Drones are unmanned aerial vehicles that are engaged in different activities, and the time has now come to have drones in the oceans. Scientists are deploying saildrones or unmanned boats that will travel from the Arctic to the equator to collect data on a continuous basis on various aspects of climate change.

In the opinion of a section of scientists, climate change is responsible for the unpredictable patterns of the weather that is taking people unawares. The phenomenon must be arrested to save the world from the effects of extreme weather conditions.

Most of the countries have accepted this fact, and are working towards reducing Co2 Emission which is considered to be the single largest factor of global warming. Natural disasters like hurricanes and floods are becoming more frequent resulting in loss of lives, and assets while living beings are ousted from their natural habitats.

What is the saildrone?

CNN reports that the saildrones are created by a California-based company that resemble bright red surfboards. Each of them is fitted with a carbon fiber sail, and a number of sensors that are designed to record a range of variables that have a bearing on climate change. The parameters that will be recorded include extent of CO2 emission in the air, plus acidity, currents and water temperature.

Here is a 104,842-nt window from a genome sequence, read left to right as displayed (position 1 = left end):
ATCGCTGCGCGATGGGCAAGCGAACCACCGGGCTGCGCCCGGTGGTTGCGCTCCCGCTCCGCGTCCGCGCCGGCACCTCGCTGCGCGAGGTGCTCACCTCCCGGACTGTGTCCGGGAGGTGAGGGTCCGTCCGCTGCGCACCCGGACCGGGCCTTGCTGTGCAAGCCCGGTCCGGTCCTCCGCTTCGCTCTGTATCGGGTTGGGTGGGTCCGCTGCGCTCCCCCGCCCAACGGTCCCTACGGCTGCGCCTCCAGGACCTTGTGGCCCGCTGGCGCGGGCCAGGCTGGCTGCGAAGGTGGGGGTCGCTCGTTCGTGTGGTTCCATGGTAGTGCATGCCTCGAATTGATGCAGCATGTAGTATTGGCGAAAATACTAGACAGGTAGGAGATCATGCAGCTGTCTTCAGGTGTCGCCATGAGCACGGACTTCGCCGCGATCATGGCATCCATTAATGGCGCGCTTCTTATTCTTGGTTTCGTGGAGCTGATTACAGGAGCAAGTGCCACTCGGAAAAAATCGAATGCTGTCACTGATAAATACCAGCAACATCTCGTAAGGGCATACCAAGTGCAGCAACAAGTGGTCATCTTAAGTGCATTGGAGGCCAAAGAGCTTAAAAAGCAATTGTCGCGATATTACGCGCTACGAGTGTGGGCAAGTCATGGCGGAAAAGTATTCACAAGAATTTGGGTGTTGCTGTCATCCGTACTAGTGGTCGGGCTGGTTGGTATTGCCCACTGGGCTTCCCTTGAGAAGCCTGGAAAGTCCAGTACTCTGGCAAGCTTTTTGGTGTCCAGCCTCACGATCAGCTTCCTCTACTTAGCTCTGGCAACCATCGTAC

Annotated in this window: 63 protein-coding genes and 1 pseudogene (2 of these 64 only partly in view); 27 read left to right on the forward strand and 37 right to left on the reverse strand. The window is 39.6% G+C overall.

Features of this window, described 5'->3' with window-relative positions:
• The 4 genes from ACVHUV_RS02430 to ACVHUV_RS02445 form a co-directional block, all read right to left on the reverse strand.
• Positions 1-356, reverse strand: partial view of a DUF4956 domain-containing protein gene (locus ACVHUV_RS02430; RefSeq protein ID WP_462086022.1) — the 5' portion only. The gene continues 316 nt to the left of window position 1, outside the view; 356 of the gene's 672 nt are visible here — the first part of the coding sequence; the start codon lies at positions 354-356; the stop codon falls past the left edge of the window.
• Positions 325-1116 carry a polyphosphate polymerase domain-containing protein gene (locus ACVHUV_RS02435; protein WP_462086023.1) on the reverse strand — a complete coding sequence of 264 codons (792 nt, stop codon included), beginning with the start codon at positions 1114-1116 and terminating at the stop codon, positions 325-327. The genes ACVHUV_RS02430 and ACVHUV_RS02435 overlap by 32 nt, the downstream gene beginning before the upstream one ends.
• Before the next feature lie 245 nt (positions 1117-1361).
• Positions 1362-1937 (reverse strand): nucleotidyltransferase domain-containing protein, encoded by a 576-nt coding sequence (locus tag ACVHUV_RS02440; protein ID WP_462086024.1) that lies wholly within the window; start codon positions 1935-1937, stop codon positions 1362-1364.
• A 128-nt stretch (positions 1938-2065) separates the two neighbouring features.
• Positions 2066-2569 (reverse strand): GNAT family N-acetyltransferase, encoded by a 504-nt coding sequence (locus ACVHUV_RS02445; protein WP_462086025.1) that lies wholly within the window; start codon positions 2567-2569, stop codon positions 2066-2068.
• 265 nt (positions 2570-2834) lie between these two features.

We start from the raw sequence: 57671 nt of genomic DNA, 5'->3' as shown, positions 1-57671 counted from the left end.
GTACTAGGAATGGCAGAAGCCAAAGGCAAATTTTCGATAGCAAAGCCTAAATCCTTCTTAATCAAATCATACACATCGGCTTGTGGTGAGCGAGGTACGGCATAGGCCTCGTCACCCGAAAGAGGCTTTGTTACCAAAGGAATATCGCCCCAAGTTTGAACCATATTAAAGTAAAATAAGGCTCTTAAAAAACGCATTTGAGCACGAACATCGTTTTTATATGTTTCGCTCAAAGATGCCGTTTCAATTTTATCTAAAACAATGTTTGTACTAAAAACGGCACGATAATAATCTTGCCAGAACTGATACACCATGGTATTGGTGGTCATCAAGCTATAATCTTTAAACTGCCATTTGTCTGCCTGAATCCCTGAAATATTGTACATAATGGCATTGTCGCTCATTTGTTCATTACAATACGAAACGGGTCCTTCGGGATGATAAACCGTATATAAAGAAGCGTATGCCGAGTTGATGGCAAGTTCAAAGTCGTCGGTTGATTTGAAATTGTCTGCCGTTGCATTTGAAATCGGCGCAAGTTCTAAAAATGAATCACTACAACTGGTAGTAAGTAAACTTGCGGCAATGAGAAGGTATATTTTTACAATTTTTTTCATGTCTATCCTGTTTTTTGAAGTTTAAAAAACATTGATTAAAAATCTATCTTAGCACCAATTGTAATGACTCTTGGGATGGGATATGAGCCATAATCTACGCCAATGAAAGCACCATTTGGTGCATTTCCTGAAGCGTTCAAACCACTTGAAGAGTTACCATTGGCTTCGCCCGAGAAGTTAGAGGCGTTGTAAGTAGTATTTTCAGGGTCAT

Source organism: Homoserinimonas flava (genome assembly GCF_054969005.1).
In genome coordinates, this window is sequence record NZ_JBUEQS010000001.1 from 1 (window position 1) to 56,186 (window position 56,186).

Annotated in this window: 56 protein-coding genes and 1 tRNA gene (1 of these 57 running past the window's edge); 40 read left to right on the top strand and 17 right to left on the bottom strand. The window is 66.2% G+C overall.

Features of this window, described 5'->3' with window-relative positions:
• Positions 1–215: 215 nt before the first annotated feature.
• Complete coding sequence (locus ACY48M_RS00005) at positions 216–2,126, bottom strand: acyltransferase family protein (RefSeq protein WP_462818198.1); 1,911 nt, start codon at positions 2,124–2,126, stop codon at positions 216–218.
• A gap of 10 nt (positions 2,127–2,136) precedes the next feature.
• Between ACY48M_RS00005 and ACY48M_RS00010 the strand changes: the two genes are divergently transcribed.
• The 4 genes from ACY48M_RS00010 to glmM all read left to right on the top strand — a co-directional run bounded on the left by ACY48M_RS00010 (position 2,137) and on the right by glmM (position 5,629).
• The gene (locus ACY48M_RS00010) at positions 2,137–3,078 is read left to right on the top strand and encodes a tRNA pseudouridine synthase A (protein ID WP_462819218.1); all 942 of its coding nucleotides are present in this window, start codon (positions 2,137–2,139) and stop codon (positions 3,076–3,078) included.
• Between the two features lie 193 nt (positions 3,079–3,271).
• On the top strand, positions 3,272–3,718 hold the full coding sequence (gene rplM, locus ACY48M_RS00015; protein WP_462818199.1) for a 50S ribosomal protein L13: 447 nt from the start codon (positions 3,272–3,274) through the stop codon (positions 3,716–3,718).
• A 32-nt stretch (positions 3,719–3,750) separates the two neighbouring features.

These drones move at a slow speed, and are geared up to carry out work normally undertaken by manned research ships. According to the company, the operating cost of these drones is a fraction of the cost of a manned vessel. Moreover, these are playing an important role in combating the effects of climate change which is a matter of concern.

Work already undertaken

Saildrone COO Sebastien de Halleux says the company was founded in 2012, and it wants to deploy large number of saildrones to collect data on climate change on a real-time basis. This is one of the major areas of involvement. The emphasis is on reducing CO2 emission because that can reduce global warming.

The company has deployed vehicles for the U.S. National Oceanic and Atmospheric Administration (NOAA). In July, it dispatched a couple of these drones to the equator to study El Nino. Another set went to the Arctic Ocean tasked with tracking melting ice, and counting the marine animals. These are indicators of climate change, but a section of non-believers do not attach much importance to such evidence.

Incidentally, NASA and the U.S. Navy are other users who have discovered their usefulness. NASA uses them to calibrate satellites to measure salinity from space, and the U.S. Navy to detect submarines of drug smugglers.

Technology is on a fast track, and ocean drones have opened up a whole new world of opportunities. Boeing has joined the bandwagon with its version that does not rely on wind power but makes use of sea waves and solar power.